Why Bitcoin and Cryptocurrencies Are Taking a Historic Plunge Again

New hangover for cryptocurrency investors. At 30,000 euros, its lowest level on Tuesday afternoon, the cardinal value, Bitcoin, was trading at a rating more seen since last July. And down 57% from its historic record reached in November 2021 with nearly 65,000 euros. Other cryptocurrencies are no better: the total market is now valued at just over $1.5 trillion, compared to $3 trillion at its highest, according to data from the Coingecko site, which lists more than 13,000 cryptocurrencies.

It floats like deja vu. In 2021, Bitcoin temporarily fell below $30,000 twice, in June and July, before rising again to hit its all-time high a few months later, in November. A phenomenon of volatility not so exceptional because linked to its intrinsic value: a limited number of currencies in circulation, the famous 21 million.

“There have already been historic plunges like in 2018 with -83% and phases of volatility exist with each Bitcoin cycle”, puts Romain Saguy, commercial director of Coinhouse, an exchange platform, into perspective. “There is each time a bubble effect followed by a ‘bear market’, that is to say a continuous downward trend since the November peak,” he explains.

The domino effect of the fight against inflation

Bitcoin, for example, rose to more than 16,000 euros in December 2017 and then fell to 3,000 euros in 2019. But the global situation is changing the situation and amplifies the brutality of the fall. War in Ukraine, successive confinements in China or the tightening of monetary policy in the United States… The cryptocurrency market had never experienced such a wave of tremors with geopolitical and economic crises of global proportions. Bitcoin had all the more always been decorrelated – until 2020 – to fluctuations in traditional asset markets. Ironically, it is its adoption by Wall Street and financial institutions that also contributes to these vacillations.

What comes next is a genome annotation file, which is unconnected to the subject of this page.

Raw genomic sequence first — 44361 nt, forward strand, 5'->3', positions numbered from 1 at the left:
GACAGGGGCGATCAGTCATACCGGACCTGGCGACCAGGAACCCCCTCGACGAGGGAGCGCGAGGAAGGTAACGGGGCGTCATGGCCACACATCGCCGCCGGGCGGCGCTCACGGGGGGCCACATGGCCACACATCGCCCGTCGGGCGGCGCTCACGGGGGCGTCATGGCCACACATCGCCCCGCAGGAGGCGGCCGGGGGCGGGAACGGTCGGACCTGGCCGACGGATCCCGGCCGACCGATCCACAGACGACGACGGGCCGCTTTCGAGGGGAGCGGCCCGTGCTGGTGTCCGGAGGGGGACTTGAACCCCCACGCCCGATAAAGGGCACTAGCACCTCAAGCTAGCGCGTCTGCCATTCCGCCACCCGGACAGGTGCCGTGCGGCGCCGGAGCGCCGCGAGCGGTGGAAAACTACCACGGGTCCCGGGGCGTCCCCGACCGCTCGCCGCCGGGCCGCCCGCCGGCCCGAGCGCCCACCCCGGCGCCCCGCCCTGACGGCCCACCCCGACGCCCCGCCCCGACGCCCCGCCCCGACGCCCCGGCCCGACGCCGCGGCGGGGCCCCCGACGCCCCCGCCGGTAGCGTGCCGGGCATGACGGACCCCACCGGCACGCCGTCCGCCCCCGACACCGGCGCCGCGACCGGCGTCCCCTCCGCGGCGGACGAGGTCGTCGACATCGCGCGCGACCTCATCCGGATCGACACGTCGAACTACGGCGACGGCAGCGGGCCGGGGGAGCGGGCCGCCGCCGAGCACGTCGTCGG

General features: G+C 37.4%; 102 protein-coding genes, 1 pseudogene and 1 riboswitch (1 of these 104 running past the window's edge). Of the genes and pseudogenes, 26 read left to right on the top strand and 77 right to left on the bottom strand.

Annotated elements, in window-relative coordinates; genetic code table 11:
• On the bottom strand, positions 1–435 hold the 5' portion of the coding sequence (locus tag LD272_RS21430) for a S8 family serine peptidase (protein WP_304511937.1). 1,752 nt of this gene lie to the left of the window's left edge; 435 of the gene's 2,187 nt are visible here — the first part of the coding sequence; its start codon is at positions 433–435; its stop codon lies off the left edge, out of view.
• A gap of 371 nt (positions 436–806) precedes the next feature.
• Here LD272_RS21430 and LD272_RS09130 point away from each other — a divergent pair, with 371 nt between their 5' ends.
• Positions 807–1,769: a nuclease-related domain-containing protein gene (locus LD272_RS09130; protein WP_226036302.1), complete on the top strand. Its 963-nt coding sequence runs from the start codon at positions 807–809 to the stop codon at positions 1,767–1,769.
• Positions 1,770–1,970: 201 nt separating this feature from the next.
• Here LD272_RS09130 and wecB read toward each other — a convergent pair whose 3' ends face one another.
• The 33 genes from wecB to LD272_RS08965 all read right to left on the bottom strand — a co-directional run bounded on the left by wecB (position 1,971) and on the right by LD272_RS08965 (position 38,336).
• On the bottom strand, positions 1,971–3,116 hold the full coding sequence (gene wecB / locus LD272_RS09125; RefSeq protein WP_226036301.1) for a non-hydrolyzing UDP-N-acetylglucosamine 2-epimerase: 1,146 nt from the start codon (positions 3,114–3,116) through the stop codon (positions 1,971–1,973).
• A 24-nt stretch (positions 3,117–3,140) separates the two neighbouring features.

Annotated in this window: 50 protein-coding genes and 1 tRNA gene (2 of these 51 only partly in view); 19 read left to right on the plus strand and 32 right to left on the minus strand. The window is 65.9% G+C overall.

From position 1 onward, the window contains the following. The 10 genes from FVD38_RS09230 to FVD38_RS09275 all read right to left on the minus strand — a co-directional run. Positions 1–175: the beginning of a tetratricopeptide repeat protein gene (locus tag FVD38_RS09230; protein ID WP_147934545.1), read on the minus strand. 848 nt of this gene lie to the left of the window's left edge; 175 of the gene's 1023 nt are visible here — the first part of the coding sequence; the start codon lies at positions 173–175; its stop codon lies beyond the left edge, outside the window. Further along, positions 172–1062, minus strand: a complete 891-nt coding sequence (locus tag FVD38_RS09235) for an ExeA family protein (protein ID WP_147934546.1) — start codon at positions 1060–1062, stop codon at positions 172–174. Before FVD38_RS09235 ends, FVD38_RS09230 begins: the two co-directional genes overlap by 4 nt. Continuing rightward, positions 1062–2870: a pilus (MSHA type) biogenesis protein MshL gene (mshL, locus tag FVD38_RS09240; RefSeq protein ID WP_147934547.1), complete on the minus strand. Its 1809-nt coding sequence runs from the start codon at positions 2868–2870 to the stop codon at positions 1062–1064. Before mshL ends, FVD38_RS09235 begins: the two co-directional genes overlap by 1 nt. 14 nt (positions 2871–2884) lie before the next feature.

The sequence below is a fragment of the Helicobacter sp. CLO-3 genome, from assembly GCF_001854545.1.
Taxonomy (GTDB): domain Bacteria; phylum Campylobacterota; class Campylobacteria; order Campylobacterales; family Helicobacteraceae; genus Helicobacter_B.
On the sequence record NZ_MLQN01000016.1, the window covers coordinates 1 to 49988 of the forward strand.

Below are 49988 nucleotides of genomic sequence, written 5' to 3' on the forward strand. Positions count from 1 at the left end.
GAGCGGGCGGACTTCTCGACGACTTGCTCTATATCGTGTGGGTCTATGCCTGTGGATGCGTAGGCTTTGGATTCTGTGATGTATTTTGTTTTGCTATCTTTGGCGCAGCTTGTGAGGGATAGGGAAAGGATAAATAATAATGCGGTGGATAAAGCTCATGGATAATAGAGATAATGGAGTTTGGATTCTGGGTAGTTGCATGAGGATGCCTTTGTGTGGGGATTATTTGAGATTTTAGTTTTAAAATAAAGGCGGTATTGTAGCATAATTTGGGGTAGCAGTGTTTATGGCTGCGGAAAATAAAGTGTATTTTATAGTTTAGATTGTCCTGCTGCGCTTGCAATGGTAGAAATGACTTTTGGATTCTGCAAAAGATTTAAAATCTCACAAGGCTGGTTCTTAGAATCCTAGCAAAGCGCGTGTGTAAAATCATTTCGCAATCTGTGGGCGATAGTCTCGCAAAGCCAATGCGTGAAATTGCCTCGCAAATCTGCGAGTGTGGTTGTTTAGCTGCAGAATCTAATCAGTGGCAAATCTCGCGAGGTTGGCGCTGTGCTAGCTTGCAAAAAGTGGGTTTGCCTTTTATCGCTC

Initiated by the American Central Bank to counter an inflation not seen in 30 years, the 0.5% increase in the key rate cooled investors on the stock market and prices stalled. With a ripple effect on cryptocurrencies and its banner. “Bitcoin has become a portfolio management instrument which is now correlated with stock market assets such as the Nasdaq, the market for technological assets and the riskiest”, points out Nathalie Janson, teacher-researcher in the Finance department at NEOMA Business School. “As it has been fed by the accommodative monetary policies, the Nasdaq is the index that corrects the most and therefore Bitcoin too”.

Second digital asset by its capitalization, the Ethereum also takes the hit but rebounds a little better than the other virtual currencies. “It is perceived as a healthy economic mechanism with real utility and the certainty that it will be there in 5 to 10 years” specifies Romain Saguy of Coinhouse. “The other cryptos in the world’s top 10 must be considered as start-ups with uncertainties about their ability to survive,” warns the expert. “But anyone who has bought Bitcoin and kept it for three years has made a gain” he tries to reassure in these uncertain but not unknown times.

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